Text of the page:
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Salvage contracts -The Lloyd’s Open Form - “No-Cure-No-Pay” or fixed price contract
Using The Lloyd’s Open Form for “No-Cure-No-Pay” salvage contract
(1) The Lloyd’s Open Form or “LOF” is the most widely-used “No-Cure-No-Pay” salvage contract. In return for salvage services, the salver receives a proportion of the salved value (the value of the ship, its cargo and bunkers).
In the past, if there was no recovery, there was no payment, whatever the expense of the operation. However, this made the salvers shy away from responding to high risk or low value casualties. This resulted in delays of salvage operation and increased risks of environmental damage.
(2) To counteract this, presently there is a choice of 2 incentives to the salvers.
The first is “Special Compensation” which becomes payable to the salver when he has prevented or minimized damage to the environment but the value of the salved property is insufficient to provide for a normal salvage award.
Alternatively, the salver may choose the SCOPIC (Special Compensation P&I Club Clause) [only if he had opted for this option in the LOF]. The main difference between “Special Compensation” and “SCOPIC” is that in the former, the award is decided by Arbitration, whereas in SCOPIC, the remuneration is based on pre-agreed tariff rates.
Certain conditions apply when SCOPIC is used.
(3) While actual salvage remuneration is covered by Property Underwriters ( H&M/Cargo), the Special Compensation/SCOPIC is covered by the P&I Club.
(4) Usually, the Master will be requested to sign the L.O.F. on the spot but, in principle, he shall, conditions permitting, consult with the Company on whether to sign this form or not taking the following attention into consideration :
“No Cure No Pay” is a basis specifically designed for salvage operations on which prospects for success are not always certain and, therefore, the total cost of salvage including remuneration is usually higher than will be incurred in cases of salvage on any other basis, such as “Daily Hire” basis.
Therefore, when there is no doubt that ship and cargo are salvable, L.O.F. is profitable only to salvers so the Master should avoid signing it.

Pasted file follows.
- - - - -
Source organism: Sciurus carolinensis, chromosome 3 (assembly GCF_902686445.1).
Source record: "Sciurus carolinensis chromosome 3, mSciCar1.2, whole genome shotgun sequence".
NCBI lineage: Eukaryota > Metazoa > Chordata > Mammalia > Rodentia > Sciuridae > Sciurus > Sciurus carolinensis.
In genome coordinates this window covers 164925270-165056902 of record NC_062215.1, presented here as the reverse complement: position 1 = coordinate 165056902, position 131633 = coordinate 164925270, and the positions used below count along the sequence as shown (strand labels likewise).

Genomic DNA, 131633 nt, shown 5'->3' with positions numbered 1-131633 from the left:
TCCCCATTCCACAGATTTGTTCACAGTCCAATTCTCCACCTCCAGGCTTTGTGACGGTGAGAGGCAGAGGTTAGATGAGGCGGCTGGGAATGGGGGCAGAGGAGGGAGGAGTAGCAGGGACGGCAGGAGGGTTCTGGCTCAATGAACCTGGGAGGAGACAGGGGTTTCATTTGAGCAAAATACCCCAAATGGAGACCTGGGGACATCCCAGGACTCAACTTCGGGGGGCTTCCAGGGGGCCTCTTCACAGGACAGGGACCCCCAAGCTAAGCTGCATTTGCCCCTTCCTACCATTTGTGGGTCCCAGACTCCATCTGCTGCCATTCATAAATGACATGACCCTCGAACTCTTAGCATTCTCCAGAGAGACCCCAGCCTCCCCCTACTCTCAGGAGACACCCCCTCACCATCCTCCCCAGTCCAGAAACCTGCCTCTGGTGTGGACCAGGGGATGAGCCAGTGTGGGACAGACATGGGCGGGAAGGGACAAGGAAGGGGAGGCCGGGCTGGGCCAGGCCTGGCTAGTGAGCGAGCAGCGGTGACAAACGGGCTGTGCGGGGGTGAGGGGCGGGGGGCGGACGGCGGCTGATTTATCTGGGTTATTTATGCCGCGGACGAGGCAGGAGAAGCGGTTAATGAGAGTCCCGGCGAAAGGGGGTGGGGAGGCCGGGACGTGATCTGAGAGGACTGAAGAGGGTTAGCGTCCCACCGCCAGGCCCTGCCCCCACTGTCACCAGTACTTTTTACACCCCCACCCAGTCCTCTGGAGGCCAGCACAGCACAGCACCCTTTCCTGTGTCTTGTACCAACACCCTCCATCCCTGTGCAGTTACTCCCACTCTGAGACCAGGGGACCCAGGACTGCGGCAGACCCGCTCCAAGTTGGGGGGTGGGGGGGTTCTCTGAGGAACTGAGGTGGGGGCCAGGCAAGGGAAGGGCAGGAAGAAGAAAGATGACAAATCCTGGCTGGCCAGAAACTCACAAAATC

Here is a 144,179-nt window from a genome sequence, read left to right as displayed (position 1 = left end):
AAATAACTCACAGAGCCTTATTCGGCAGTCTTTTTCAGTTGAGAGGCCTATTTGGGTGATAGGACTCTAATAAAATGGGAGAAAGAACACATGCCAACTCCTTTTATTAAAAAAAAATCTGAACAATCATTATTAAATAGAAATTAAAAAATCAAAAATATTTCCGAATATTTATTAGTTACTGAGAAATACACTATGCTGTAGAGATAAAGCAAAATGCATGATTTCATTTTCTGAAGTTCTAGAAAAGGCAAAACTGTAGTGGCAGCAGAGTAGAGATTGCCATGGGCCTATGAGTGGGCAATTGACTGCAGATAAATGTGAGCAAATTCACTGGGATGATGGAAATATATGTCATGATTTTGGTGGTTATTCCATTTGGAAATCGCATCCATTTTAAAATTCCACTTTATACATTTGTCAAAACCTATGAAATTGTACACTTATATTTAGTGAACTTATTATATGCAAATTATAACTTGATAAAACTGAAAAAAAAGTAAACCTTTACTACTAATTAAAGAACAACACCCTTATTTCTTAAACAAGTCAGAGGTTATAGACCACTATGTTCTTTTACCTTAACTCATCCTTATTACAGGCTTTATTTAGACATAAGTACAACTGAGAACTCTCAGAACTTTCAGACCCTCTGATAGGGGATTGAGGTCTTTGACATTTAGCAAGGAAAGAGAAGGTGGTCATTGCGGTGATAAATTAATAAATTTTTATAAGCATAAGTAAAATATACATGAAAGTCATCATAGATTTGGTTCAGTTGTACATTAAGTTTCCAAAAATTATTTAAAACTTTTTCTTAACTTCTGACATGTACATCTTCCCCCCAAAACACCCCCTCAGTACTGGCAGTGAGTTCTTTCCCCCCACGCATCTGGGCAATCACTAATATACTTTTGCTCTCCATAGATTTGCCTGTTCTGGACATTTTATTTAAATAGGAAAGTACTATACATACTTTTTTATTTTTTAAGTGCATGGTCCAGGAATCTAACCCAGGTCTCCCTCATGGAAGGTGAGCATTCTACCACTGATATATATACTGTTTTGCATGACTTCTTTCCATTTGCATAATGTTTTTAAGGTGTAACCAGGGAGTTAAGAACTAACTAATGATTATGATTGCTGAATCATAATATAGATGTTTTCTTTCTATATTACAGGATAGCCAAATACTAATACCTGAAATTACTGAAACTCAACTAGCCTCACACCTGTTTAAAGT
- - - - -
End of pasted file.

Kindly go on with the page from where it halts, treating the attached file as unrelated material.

(There have been cases where the Master has signed a LOF even though he intended to request mere towage services)
Under an L.O.F. contract salvers usually require security for their services upon termination of salvage work. This is the practice but sometimes it happens that salvers request an unreasonably high amount of security and so Ship owners and Cargo owners will be compelled to provide salvers with security as requested but under protest that the amount required is too high. So, the Master must be prudent in signing L.O.F.
(5) Nevertheless, L.O.F. is valuable in most maritime casualty cases and the Nippon Salvage Co., Ltd. and other Japanese salvers render their salvage services on a “No Cure No Pay” basis.
- Lloyd’s Standard Form of Salvage Agreement
If salvage assistance is required every effort is to be made to agree on “Lloyd’s Standard Form of Salvage Agreement - No cure, No pay” (LOF2011)
A copy of the above form is also included within the appendices of the SOPEP/SMPEP.
Where possible, the master is to contact the Company before signing a salvage agreement in case alternative arrangements can be made. However if the safety of life, the ship, her cargo or the environment is likely to be compromised by any delay, the Master must make his own decision based on a careful assessment of the situation.
Normally, the Lloyd's Open Form is signed and dated by both Masters. However, a cabled acceptance of assistance as per the terms of the Lloyd's Open Form of Salvage Agreement has the same value. This acceptance must be recorded in the Deck and Radio Log Books.
Authority of Master
The Master has complete authority at anytime to enter into any salvage contract where he considers this necessary for the safety of life, the ship, her cargo or the environment.
Fixed price contract
(1) Under this form of salvage contract, salvers are entitled to be compensated for their services based on the fixed price even if the salvage attempt was unsuccessful.
(2) This basis is generally used when the place of the accident is comparatively safe or the services to be performed are relatively simple and easy as when an accident occurs in a bay or a river or towage of a vessel under relatively calm conditions.
(3) There are many variations, such as Daily Hire Basis Contract, Lump Sum Basis Contract and so on depending upon circumstances and subject to agreement between the parties
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